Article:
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An important clinical trial of omega-3 fatty acids in patients at high risk of cardiovascular disease is published in JAMA.1 In the STRENGTH trial (the Long-Term Outcomes Study to Assess Statin Residual Risk with Epanova in High Cardiovascular Risk Patients with Hypertriglyceridemia), 13 078 patients were randomized to receive 4 g/d of a carboxylic acid formulation of omega-3 fatty acids (a combination of eicosapentaenoic acid [EPA] and docosahexaenoic acid [DHA]) or corn oil as a comparator. After a median follow-up of 42 months, there was no significant difference between the omega-3 fatty acid group (6539 patients) and the corn oil group (6539 patients) in the primary end point, a composite of cardiovascular death, nonfatal myocardial infarction, nonfatal stroke, coronary revascularization, and hospitalization for unstable angina. This end point was observed in 12% of the omega-3 patients vs 12.2% of the corn oil patients (hazard ratio, 0.99 [95% CI, 0.90-1.09]; P = .84).
The null result is similar to another recent, large (25 871 participants) omega-3 clinical trial, VITAL (Vitamin D and Omega-3 Trial), that also reported no significant benefit of an omega-3 preparation, compared with placebo, on cardiovascular events in a primary prevention population (hazard ratio, 0.97 [95% CI, 0.85-1.12]; P = .69).2 However, in this trial, the daily dose of the omega-3 preparation (1 g/d of a combination of EPA and DHA) was much lower than in the STRENGTH trial.
By contrast, the results of STRENGTH directly contradict the results of the REDUCE-IT trial (Reduction of Cardiovascular Events with Icosapent Ethyl–Intervention Trial).3 In this clinical trial, 8179 participants were randomized to a high dose (4 g/d) of an omega-3 fatty acid preparation consisting of purified EPA (icosapent ethyl) or mineral oil as a comparator. After a median follow-up of 4.9 years, icosapent ethyl resulted in a 25% reduction in the primary end point, a composite of cardiovascular events, compared with mineral oil (icosapent ethyl, 17.2%; mineral oil, 22.0%; hazard ratio, 0.75 [95% CI, 0.68-0.83]; P < .001). In both trials, an increased risk of atrial fibrillation was observed.
Why did these 2 high-quality clinical trials, both using the same high dose of omega-3 fatty acids, come to opposite conclusions? One possibility is that in STRENGTH, a beneficial effect of EPA was offset by a detrimental effect of DHA. There is, however, no obvious biological rationale for this explanation, and it would be a remarkable coincidence that a putative beneficial effect of EPA and a detrimental effect of DHA would be virtually identical.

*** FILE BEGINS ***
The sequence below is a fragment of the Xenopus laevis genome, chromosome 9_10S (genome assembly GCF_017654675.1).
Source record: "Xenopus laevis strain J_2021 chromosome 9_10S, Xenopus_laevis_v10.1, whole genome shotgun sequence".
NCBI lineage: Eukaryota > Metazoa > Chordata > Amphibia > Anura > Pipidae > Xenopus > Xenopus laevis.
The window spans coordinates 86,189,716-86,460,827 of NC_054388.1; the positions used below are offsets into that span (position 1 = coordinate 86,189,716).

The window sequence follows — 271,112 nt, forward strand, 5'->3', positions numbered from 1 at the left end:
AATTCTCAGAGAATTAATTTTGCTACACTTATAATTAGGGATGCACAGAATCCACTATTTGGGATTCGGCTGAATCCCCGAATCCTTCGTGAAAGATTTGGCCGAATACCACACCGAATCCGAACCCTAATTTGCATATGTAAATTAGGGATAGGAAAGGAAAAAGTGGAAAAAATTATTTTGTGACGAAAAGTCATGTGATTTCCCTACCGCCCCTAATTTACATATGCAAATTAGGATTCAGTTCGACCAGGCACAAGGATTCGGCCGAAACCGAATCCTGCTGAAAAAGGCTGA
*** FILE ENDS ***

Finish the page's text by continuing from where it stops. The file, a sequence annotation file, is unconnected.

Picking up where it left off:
A second possibility is that in REDUCE-IT, icosapent ethyl did not reduce the risk of cardiovascular events, but instead, the comparator, mineral oil, increased the risk of cardiovascular events. In support of this explanation, the administration of mineral oil was associated with increases in LDL cholesterol, apoB, and high-sensitivity CRP, all of which may increase the risk of cardiovascular events. However, in a review by the US Food and Drug Administration (FDA) of the results of REDUCE-IT, the reviewers concluded that only a small fraction of the difference in outcomes between icosapent ethyl and mineral oil could be explained by a harmful effect of mineral oil.4
Only a new clinical trial of icosapent ethyl vs corn oil would settle the question definitively, but this is unlikely to be undertaken. Recently, 6 core patents on icosapent ethyl (Vascepa) owned by the manufacturer, Amarin Pharma, were invalidated by a federal court because the patents were deemed to be obvious at the time they were issued.5 The FDA has approved a generic form of icosapent ethyl, which is likely to substantially decrease the market for the brand name product, Vascepa, in the US.6 There is little incentive for Amarin to sponsor another large clinical trial, and the enigma of cardiovascular benefit from marine oils remains unresolved.
The question of whether omega-3 fatty acids improve health is important to patients, physicians, and the health care system. Even in the COVID-19 era, cardiovascular disease is the leading cause of death in the US. Improvement in cardiovascular outcomes has slowed, and the obesity epidemic that contributed to cardiovascular disease continues. Given the current uncertain state of knowledge, neither patients nor physicians can be confident that omega-3 fatty acids have any health benefits, yet in 2019 the global market for omega-3 fatty acids reached $4.1 billion and is expected to double by 2025. To resolve the discrepancy between STRENGTH and REDUCE-IT, the FDA should require a postmarketing clinical trial of high-dose icosapent ethyl vs corn oil in patients at risk for cardiovascular events. This is a critical next step to shed further light on this perplexing clinical issue and research question.
Conflict of Interest Disclosures: None reported.
Published Online: November 15, 2020. doi:10.1001/jama.2020.22898
Corresponding Author: Gregory Curfman, MD (firstname.lastname@example.org).
Curfman G. Do Omega-3 Fatty Acids Benefit Health? JAMA. 2020;324(22):2280–2281. doi:10.1001/jama.2020.22898
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